Caturday felids: lion whisperer and silent meow

May 15, 2010 • 4:43 am

Kevin Richardson is an animal behaviorist who works on a wildlife reserve in South Africa. He’s integrated himself into a lion pride, which has led to some remarkable videos.

Now who wouldn’t want to disport himself with these giant kittehs, or fondle their cute little cubs?  But, as Roy Horn (of Siegfried and Roy) learned, these animals are still wild.  I fear Mr. Richardson’s days are numbered, but he doesn’t seem to care.

You can find more Lion Whisperer pictures and videos here, as well as on YouTube.

On a cuter note, this little guy opens his mouth to meow, but nothing comes out.  The endearing “silent meow,” well known to ailurophiles, is one of the many tactics cats use in their continuing quest to pwn humanity.

h/t: Monica

5 thoughts on “Caturday felids: lion whisperer and silent meow

  1. “Can you believe what you see?”

    Yes, I do in fact believe what I see in this video. And it is just so cool – a brilliant man who cracks the code of the lion’s evolutionary psychology, and now is permitted to be one of them. But, alas – some day, sooner or later as no one can say exactly when, we will see the Lion Whisperer again in another video. They will say: “Look! Can you believe what you see! Here is the amazing Lion Whisperer today!” – and there will be a foot in a boot over there, some fingers 50 yards away, and a few scattered ribs and other bones, all spread over a circle of stained grass a hundred yards in diameter. Because that’s all part of lion’s instinctive behavior too.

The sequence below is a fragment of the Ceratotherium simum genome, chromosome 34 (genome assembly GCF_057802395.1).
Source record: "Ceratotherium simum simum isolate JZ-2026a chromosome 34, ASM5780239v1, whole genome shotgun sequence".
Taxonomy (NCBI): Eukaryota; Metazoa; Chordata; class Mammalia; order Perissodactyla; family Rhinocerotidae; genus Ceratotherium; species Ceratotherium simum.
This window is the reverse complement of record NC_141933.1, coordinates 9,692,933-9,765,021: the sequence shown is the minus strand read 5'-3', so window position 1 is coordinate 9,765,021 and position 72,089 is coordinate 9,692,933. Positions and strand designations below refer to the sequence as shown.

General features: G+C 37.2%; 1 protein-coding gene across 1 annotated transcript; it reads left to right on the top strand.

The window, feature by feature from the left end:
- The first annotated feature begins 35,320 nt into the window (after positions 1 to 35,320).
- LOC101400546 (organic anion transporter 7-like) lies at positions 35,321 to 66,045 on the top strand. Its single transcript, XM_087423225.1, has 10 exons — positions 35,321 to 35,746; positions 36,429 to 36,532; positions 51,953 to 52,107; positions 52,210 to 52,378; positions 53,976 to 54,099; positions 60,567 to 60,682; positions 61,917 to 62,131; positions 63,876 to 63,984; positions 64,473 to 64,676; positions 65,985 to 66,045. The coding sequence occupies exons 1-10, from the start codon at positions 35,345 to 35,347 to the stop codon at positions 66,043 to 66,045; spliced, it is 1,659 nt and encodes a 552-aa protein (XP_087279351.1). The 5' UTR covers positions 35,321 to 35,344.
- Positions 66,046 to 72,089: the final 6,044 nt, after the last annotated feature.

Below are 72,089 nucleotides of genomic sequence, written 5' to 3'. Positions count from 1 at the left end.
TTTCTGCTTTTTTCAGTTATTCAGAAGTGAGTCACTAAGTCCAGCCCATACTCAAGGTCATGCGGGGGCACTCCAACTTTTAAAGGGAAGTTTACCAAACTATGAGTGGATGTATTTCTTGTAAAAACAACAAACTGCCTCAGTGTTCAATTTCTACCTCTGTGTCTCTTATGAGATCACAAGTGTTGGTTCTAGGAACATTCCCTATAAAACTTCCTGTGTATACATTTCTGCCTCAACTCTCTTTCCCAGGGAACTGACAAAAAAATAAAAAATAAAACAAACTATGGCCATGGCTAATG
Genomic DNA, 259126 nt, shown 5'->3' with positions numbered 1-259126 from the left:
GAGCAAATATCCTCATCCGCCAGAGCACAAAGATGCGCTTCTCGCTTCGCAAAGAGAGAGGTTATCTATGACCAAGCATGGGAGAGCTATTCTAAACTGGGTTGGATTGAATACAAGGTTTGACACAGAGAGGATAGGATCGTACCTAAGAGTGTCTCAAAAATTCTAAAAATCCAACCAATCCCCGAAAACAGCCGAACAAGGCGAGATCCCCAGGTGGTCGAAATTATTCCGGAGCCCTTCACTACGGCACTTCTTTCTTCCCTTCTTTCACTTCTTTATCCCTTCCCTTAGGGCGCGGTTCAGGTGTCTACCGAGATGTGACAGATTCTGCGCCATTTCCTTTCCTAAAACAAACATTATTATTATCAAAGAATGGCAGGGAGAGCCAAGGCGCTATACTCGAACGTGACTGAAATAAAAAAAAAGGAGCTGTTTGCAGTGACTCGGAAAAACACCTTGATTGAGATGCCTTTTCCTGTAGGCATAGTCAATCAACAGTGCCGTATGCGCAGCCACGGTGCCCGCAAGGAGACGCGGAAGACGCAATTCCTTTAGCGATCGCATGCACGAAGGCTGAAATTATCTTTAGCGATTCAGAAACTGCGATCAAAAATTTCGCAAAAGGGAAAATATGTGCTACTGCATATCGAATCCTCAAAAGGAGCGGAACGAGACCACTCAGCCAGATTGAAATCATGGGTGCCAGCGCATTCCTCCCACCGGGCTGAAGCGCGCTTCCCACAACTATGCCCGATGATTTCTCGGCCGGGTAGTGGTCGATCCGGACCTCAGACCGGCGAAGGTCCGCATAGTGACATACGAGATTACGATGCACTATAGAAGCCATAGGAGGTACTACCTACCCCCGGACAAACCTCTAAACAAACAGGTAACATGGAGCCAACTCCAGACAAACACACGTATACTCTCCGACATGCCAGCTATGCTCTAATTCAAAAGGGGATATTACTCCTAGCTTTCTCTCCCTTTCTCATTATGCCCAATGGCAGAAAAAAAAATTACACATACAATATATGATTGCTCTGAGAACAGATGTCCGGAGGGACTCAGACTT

2. I don’t think that guy is really in any danger at all.

    First, Roy of Siegfried & Roy was not attacked by their tiger. He was dragged by the neck by the tiger, as if he were a cub in danger. All that example shows is that if you want to interact with a huge powerful animal that looks on you as family, you should be young and fit so you don’t accidentally trigger a harmful “protection” response.

    Perhaps more relevant would be citing the Grizzly Man, who certainly met a bad end after living for some time with grizzly bears. However, he wasn’t attacked by any of the bears that had become acclimated to him. It was a newcomer who probably couldn’t believe (in as much as bears are capable of such a thought) that all the other bears just left a big snack lying around like that.

    In this case, this is a closed-in area, and no wild lion that sees the guy as a food item will just wander into the pride.

  3. There are some seven billion people in the world. I can imagine worse things that feeding some of them to the lions.

    Dummkatz didn’t react to Ethan Siegel’s hearing test, but this made him stop purring for some reason.

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